(Slight Spoilers) Leaving his wife and two young daughters attorney David Trask, Gary Merrill,takes a plane to L.A to run away from his family but on the flight meets three passengers who are going back to theirs. Getting to know salesman Eddie Hoke, Keenan Wynn, David is a bit taken by his overly friendly attitude and in your face antics. David as well as the two other passengers that he get’s to know on the flight night-club singer Binky Carr, Shelly Winters, and physician Robert Fortness, Michael Rennie, all form a kind of support group for each other that in the end will turn David’s life around.


US actress Shelley Winters, who plays the main character in Phone Call from a Stranger by Jean Negulesco, sitting in a plane caressing the face of Gary Merril. USA, 1952.

After his wife Jane, Helen Westott, admitted having an affair with another man David just couldn’t live with her anymore and made the decision to leave her and start a new life on the west coast. With the plane taking off from Vaga Utah after a long delay it ended up crashing in the desert with only three of the 21 passengers surviving one of them being David Trask.

Feeling guilty because he lived while other’s, in David’s opinion, who had much more to live for perished David took it upon himself to contact the families of the three persons who were killed, that he met on the plane, and help them in their grief. As fate would have it it was David more then the families of the crash victims that would be helped by his heart-felt feelings of sympathy for them. David get’s to know the demons that were plaguing Dr. Fortness for some five years. The fact that he and his wife Claire, Betrice Straight, had kept the truth from their teen-age son Jerry, Ted Donaldson, that had led him to almost destroy his life. David also got to know the suffering that show girl Binky Carr was going through with her mother-in-law, Sallie Carr,Evelyn Varden, and how she was out to destroy Binky’s marriage with her husband singer Mike Carr, Craig Stevens.


Despite the very intense and nerve-wrecking problems that both Dr. Fortness and Binky Carr were going through they both were ready to get back and confront and overcome them unlike David who’s running away from his. David in his own way got to get both Mrs. Fortness and her son Jerry, who was running away from home, together when he told Jerry the truth about his dad. Which his mom didn’t have the heart to do. How his dad was now willing to face the music for the damage that he did but it was his tragic death that has kept that from happening. Jerry realizing the truth that was kept from him all these years now also realized that his mother was really looking after his well being, not ignoring him, and sob-fully came back home this time to stay.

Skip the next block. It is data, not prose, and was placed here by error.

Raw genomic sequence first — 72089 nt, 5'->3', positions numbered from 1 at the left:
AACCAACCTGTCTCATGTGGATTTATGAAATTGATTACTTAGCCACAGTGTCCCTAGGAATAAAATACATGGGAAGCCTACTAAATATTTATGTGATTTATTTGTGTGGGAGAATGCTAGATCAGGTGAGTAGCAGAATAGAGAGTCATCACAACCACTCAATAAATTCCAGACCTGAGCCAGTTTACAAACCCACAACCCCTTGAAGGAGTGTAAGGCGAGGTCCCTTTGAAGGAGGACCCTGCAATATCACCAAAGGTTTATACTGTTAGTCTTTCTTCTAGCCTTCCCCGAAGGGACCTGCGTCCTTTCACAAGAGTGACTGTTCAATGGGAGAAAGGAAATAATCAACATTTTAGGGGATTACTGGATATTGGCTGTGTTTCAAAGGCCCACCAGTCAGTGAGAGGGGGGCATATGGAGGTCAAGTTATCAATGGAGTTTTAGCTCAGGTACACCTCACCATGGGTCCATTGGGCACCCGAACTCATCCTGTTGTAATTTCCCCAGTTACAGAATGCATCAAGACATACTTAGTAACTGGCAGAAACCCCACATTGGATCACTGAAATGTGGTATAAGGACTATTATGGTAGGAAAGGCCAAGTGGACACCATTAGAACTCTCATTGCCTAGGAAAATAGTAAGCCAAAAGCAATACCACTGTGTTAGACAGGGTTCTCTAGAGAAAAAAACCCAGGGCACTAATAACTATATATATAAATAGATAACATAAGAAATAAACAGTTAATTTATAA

It was the same thing that happened when David came to see Binky’s mother-in-law Sallie and her son, Binky’s husband, Mike who at the time didn’t know that Binky was killed in a plane crash. Unknown to Mrs. Carr Binky was very instrumental in getting Sallie a once in a lifetime role in a major Broadway play that jump started her almost non-existence show biz career.

All this time Sallie thought that Binky was only after her and her son’s money. The fact that she wasn’t and only wanted Sallie to love her like she was her own daughter devastated both her and Mike who later found out not only what happened to Binky but what a heel he was in trying to sere divorce papers on her.

It was really David’s talk with Eddie Hoke’s widow Marie, Bette Davis, that shown him the light and what a great hurt he was doing to both his wife Jane and his two young daughters by leaving them. Marie was a beautiful woman who was also cheating behind Eddie’s back with Marty, Warren Stevens. When Marty left her after she suffered a sever diving accident ,that left Marie paralyzed from the waist down, Eddie never once thought of what Marie did to but came right back to her helping Marie overcome both the psychical and mental trauma that she was going through.


That last visit with Marie showed David that he was acting against his own, as well as his families, best interests. It was his being influenced by the talkative and somewhat goofy Eddie Hoke on that fateful plane ride that turned his life completely around and for the better. David gets on the phone and frantically calling a very concerned and worried Jane to tell her almost in tears that he’s coming back to stay. You can see the look on Marie’s face, as the movie comes to an end, knowing that her late and wonderful husband Eddie had not only saved her from a life of hurt and depression but David’s as well. Eddie’s jolly honest and good natured conversation together with what she told David about him saved David and his family from the same sorry fate that Marie was once facing, That made David see that there’s no absolutes in life since life like the lives of him and the people that he both met and got to know on the plane is anything but perfect.



Leave a Reply

Fill in your details below or click an icon to log in: Logo

You are commenting using your account. Log Out /  Change )

Google+ photo

You are commenting using your Google+ account. Log Out /  Change )

Twitter picture

You are commenting using your Twitter account. Log Out /  Change )

Facebook photo

You are commenting using your Facebook account. Log Out /  Change )


Connecting to %s